Say Uncle

If you’re reading this first thing in the morning, I suggest you save it for later, because a massive dollop of mobidity is about to come you way. I hope you forgive me!

Today, I’ll be making my way via a long car journey to visit my extended family because a few days ago, my uncle suddenly passed away.

My family literally came from nothing. I think they practically invented the phrase “with just the clothes on their backs”. All their lives they have worked in order to aquire material possessions because that was the only way they knew how to get a better life. My Dad spent years trading hours for minimum wage at a clothing factory until it got shut down. Without a job left to feed his family, he used his savings to take a risk and it paid off. Now my Dad is an entrepreneur who doesn’t have to swap his time away for cash.

Because of their background, it’s very difficult for my family to understand minimalism. I choose minimalism because I want to be able to afford experiences, like being able to see the world instead of being stationary and building a houseful of junk. Sometimes, I talk about the pursuit of minimalism as if it is the same as the pursuit of happiness. I have believed this to be true for a long time, but is it true for everyone? What difference does it make if you die happy vs if you die alone, aren’t you still dead?

The only answer that I can come up with is that death can’t be helped, but how you get there is up to you. At times, life may seem futile, but if you can’t control how and when you are going to die, you might as well control how you are going to live.

My uncle has reminded me that life is so so fragile, and death can be really unexpected. Being relatively young has little to do with when death will come a-knockin’. It’s like betting on red on roulette when it’s been black five times in a row. The ball doesn’t care which colour it’s been on before, just like it doesn’t make a difference to Death if you’re young, old, healthy, wealthy or wise.

I think what I’m trying to say is that my uncle, my Dad and the rest of my family have worked all their lives for more and more money, and yet of course, they’re not immune to death. But in doing so, I think to some extent they’ve sacrificed a little bit of happiness along the way.

My uncle will be leaving behind a business, a house, a car, his wardrobe, a shed full of tools, as well as his family. Now all of the stuff he left behind will be a massive burden on his family, since they don’t want to get rid of it, but it hurts too much to keep.

But of course, you don’t really know until you get there. My uncle could have felt very proud during his last moments to have left behind a house and enough money for his wife and kids. I don’t think he would have believed minimalism would make him happy, and in this case, I sure hope he didn’t.

  • Sending you a hug.

  • Heather

    I am sorry about your Uncle.

    As for the rest of your post, I rather say a little more now to have a little more in the now instead of stuff in the end and a life really left unlived. It’s finding what works for your particular situation. We live small and simple because we like to travel and explore and that does take money. I also like not having to worry about things when we do go away and that when my time is done here on Earth, I won’t burden others with just things. I think nothing is worse than having to second guess someone else’s items, making you feel guilty if you don’t want them but you end up keeping them just because. I guess I am just not that attached to things and more attached to the people around me that I love. There is nothing wrong with leaving your family in a sound financial position, with a roof over their head, food on the table and the ability to live on. I think when it’s too much (as self defined) that can be a bigger burden rather than not having enough. Interesting pickle huh??? : )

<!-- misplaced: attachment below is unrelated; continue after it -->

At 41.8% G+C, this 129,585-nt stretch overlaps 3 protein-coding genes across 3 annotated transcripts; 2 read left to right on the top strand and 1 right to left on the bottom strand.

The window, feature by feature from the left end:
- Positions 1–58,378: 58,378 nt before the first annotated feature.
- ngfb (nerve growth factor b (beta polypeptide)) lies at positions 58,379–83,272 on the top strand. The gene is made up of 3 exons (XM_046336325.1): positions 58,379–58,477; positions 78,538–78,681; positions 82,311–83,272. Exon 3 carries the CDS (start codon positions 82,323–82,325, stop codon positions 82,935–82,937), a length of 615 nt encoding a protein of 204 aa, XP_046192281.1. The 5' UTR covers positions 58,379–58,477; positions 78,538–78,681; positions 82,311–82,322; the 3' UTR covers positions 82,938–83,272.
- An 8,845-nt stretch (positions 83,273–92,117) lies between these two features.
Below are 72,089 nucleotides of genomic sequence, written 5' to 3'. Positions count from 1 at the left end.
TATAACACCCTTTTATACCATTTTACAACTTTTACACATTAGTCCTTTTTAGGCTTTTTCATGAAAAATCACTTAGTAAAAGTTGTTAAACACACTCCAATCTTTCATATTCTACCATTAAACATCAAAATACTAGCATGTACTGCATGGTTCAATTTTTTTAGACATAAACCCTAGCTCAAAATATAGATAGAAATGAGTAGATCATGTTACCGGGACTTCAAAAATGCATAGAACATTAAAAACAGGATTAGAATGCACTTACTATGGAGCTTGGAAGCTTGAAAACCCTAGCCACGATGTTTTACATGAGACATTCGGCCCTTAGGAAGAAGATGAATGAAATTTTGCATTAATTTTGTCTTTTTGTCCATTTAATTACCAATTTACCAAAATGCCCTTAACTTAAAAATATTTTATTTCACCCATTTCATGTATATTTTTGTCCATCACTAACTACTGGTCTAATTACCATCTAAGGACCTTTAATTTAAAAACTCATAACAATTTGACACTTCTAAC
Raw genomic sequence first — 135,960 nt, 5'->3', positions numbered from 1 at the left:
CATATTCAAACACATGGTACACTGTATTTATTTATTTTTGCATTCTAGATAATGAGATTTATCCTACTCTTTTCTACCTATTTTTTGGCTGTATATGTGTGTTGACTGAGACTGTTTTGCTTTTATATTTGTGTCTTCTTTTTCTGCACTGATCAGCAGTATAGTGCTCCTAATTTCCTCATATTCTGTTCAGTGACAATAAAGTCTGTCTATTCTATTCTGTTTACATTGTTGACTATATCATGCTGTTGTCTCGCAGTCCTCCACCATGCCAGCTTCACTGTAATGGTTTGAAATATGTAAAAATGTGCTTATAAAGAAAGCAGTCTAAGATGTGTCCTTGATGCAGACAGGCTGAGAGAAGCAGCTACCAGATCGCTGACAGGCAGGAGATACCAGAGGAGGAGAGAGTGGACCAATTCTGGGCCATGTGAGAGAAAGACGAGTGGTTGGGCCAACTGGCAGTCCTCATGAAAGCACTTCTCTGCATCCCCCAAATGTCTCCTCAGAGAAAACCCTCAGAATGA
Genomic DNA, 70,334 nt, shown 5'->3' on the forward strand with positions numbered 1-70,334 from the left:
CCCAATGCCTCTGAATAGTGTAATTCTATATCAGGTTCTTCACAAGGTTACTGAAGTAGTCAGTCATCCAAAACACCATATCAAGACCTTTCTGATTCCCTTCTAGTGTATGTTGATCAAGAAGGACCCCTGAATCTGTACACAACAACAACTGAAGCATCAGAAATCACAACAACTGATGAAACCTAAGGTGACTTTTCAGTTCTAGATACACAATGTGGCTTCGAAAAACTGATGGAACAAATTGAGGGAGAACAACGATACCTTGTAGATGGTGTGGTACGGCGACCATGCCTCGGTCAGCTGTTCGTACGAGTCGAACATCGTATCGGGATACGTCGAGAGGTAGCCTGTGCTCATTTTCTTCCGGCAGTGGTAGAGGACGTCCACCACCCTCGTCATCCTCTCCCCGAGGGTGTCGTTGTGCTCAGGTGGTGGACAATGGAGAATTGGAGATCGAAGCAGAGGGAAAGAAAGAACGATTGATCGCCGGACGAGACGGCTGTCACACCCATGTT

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  • Angela Otimo

    I loved this article, it is really a feed for thought and so touching!My dad passed away a few years ago, and I when it happened I was so frustrated from his death an all the stuff around me that it was a burden…it was hard to keep his stuff and watch them all the time, but it was also hard to give them away…And our house used to be always cluttered, and I thought it was normal, because it was veeery small.And instead of thinking of downsizing at that time, I took the opposite way:I started accumulating more, to have my mind distracted by stuff, in order to forget the situation I was living in, and not let my emotions flow!I couldn’t understand what I was doing was making me less happy and more stressed every day!Until I started reading about minimalism…everything changed since then!!!I’ve got rid of the old chaos, I have very little stuff around me to “care about”, and now I have a lot of time to find myself, to face my emotions, to be more spiritual, to care more about the people I love and spend more quality time with them!Stuff is the biggest barrier to everything spiritual, and I also believe for happiness!Stuff shouldn’t be the measure of happiness, but maybe the opposite: the measure of stress, the measure of anxiety..Your texts have really helped me a lot, I would like to thank you so much for sharing your thougths and experiences with us, they are the most inspiring texts I’ve ever read on minimalism and happy living!